Instead, they transferred ownership to Marion County who promptly conveyed it to FHDC. So there! Predictably, when Governor Roberts, State Housing Director Ray Ramsey and FHDC board members posed with their shovels at the December 1992 groundbreaking ceremony for Nuevo Amanecer, no one from the City was in the picture. When the first phase—50 apartment units—of Nuevo Amanecer opened in April 1994, it truly seemed be offer a “new dawn” for farmworker families. Not so for relations with the City. City officials continued to predict that the complex would become a magnet for crime, gangs, drugs, junk cars, overcrowding, trash…in short, a slum right at the City’s front door. Gradually, it became clear that Nuevo Amanecer would become a showcase, rather than a disgrace. The townhouse style buildings at Nuevo were nicely spaced. FHDC’s strategy of community organizing involved residents in the project’s management—setting and upholding community conduct standards--and provided support for families struggling with social problems. Calls for police intervention at Nuevo were a fraction of those at similarly sized apartment complexes in Woodburn. Nuevo won statewide and even national recognition. In 1999, FHDC would expand Nuevo, completing “phase two” which added 40 more units. City leaders seemed to be coming around to accepting FHDC, until the organization purchased a small parcel, three-quarters of an acre—across the street from City Hall in downtown Woodburn—to construct Esperanza Court, including offices and twelve apartment units. The property had been on the market for three years when FHDC bought it in August 1995; it was zoned for mixed use, including multi-family housing. Whatever credibility with City leaders which the better-than-expected track record at Nuevo Amanecer had developed seemed to vanish as they lashed out against FHDC and the Esperanza Court plan. Farmworker housing located across the street from City Hall, seemed as intolerable as Nuevo Amanecer on Newberg Highway. City leaders also, it seemed, had designs on the property, having become enamored of a vision to re-develop downtown as a tourist Mecca, including tours of “little Mexico” and train rides to Silverton and Silver Falls State Park. Esperanza Court clashed with that vision. Mayor Nancy Kirksey took up blocking Esperanza Court as a personal, as well as political crusade. I cannot now describe what transpired in the late summer and early fall of 1996 much more vividly than I did in the February, 1997 edition of PCUN Update:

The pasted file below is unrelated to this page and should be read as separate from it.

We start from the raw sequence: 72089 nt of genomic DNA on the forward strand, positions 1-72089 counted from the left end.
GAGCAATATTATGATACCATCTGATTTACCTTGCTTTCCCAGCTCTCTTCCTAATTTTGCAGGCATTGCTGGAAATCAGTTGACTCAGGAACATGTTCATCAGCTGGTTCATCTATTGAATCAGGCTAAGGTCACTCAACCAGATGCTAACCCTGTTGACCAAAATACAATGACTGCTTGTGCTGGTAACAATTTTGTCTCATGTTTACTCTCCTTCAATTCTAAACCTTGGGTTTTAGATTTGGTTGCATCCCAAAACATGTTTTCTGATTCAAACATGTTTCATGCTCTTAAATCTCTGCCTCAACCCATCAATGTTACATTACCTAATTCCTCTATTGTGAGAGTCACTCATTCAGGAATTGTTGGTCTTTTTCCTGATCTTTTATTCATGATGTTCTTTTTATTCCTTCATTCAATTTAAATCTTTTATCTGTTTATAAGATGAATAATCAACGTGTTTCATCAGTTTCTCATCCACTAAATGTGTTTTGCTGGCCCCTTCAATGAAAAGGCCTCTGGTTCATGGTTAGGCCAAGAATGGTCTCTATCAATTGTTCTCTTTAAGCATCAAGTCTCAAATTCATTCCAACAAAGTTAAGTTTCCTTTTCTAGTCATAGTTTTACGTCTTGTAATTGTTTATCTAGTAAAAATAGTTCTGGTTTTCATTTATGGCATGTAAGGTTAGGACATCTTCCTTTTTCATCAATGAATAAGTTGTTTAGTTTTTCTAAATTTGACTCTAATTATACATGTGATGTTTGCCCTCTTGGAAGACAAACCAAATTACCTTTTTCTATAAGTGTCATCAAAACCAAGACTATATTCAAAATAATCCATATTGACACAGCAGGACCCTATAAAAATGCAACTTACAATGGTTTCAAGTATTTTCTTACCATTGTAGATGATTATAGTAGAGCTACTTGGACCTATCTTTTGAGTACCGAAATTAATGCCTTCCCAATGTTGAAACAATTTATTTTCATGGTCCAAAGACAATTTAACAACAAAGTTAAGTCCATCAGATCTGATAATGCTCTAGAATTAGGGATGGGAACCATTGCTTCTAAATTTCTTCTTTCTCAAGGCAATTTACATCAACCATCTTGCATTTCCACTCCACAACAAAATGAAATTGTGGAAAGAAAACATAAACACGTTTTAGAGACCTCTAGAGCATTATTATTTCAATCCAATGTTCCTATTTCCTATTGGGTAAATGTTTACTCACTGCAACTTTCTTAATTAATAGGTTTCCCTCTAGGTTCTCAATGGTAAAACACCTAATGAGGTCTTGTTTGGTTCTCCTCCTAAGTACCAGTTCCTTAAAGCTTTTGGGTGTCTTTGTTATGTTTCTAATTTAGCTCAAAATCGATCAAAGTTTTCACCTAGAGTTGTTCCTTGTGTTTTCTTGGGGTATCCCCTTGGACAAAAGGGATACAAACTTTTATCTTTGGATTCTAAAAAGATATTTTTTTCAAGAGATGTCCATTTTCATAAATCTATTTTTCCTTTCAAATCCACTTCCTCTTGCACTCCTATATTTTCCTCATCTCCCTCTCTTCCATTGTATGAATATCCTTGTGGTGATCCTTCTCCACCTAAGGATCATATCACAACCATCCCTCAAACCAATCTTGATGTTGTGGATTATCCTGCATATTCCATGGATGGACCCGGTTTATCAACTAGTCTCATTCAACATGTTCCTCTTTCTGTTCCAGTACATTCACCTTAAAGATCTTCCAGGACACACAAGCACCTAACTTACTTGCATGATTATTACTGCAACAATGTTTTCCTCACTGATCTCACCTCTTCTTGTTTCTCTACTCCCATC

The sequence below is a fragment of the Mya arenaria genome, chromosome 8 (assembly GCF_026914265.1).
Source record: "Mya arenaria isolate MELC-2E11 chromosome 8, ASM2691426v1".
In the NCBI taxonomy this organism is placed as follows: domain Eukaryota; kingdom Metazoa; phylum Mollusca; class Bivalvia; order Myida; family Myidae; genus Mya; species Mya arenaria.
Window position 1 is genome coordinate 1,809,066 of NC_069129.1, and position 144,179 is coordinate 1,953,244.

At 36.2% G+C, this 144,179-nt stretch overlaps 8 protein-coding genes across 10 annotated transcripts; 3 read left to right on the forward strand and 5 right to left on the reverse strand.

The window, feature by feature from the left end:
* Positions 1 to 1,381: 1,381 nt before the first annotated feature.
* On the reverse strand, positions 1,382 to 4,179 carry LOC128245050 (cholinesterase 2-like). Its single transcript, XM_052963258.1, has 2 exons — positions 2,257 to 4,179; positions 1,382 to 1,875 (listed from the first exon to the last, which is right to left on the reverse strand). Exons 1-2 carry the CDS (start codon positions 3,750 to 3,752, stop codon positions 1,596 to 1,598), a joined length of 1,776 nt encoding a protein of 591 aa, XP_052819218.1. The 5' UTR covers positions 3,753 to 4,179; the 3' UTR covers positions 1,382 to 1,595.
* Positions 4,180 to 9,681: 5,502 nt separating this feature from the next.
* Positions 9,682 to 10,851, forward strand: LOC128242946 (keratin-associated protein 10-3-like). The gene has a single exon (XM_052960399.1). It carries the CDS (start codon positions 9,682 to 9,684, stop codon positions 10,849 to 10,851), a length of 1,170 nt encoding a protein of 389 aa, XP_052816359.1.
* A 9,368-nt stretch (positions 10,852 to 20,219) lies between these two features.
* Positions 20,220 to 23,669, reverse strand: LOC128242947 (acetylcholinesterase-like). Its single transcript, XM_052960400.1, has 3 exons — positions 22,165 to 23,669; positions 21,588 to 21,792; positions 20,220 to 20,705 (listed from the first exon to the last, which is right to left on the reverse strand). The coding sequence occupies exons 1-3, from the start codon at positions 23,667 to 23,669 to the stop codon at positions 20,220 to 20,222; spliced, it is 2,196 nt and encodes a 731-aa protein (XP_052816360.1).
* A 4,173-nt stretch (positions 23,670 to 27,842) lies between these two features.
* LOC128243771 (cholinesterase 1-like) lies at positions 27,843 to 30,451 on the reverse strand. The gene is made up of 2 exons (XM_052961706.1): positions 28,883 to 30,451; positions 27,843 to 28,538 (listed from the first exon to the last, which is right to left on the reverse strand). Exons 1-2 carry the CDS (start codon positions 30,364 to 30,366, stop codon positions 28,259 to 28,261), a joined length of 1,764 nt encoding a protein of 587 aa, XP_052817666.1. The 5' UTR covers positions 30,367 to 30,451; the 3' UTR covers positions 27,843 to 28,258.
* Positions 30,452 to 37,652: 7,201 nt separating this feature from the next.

From the outset, some opponents, including the Mayor, realized that openly opposing Esperanza Court because it would house farmworkers would be legally indefensible and perceived as racist. So, when the Mayor announced her opposition in the local paper, she cited three other reasons: “danger” to children posed by railroad tracks a block away [there’s a city park also adjacent the tracks and the Esperanza Court site], the project’s costs, and City Hall’s need for more parking. A committee was hastily formed to develop plans for a new community center (on the Esperanza Court site), even though the City had no funds for it and the existing community center is only four blocks away! FHDC began organizing grassroots support for Esperanza Court. 765 local residents signed petitions and downtown businesses wrote letters. Meanwhile, the City stalled Planning Commission consideration of the design plan; opponents plotted condemnation. PCUN assisted FHDC to mobilize farmworkers for the Commission hearings on August 8th and 22nd. Farmworkers overflowed the Council chambers at both hearings. Lacking any land use or zoning basis to deny approval, Commissioners nitpicked FHDC’s plan: they required two loading zone parking spaces, not one, for the modest office complex. Commission member and former Mayor Walt Lawson futilely begged the City Attorney to suggest a defensible reason to justify denial. With FHDC’s legal team in the front row, the Commission unwillingly voted approval. As he left City Hall, an opponent shouted “go home!” to the farmworkers gathered outside. “We are home,” they shouted back. The City Council suspended Planning Commission approval by scheduling their own hearing. The Council also authorized an “advisory” vote for November 5th on condemnation of the Esperanza Court site. Though the four-hour long Council hearing on October 15th should not have been necessary, it turned out to be one of the most important hearings ever held in Woodburn. Farmworkers again overflowed the chambers and about thirty testified. Some spoke of living in their cars or with relatives in overcrowded apartments. Former farmworker María Parra put the question bluntly to Councilors: “Think of where you’ll be going and where they’ll be going when this hearing ends tonight. Then ask yourself: ‘What’s more important: a new community center or housing for farmworkers?’”. Councilors’ pre-vote comments confirmed that none supported the project. They denounced inflexible land use rules and bemoaned the City’s failure to buy the site first. Then, citing duly to uphold the law and fulfill their Pledge of Allegiance, three voted ‘yes’, one voted ‘no’ and one abstained. On November 5th, voters dashed opponents’ last hope for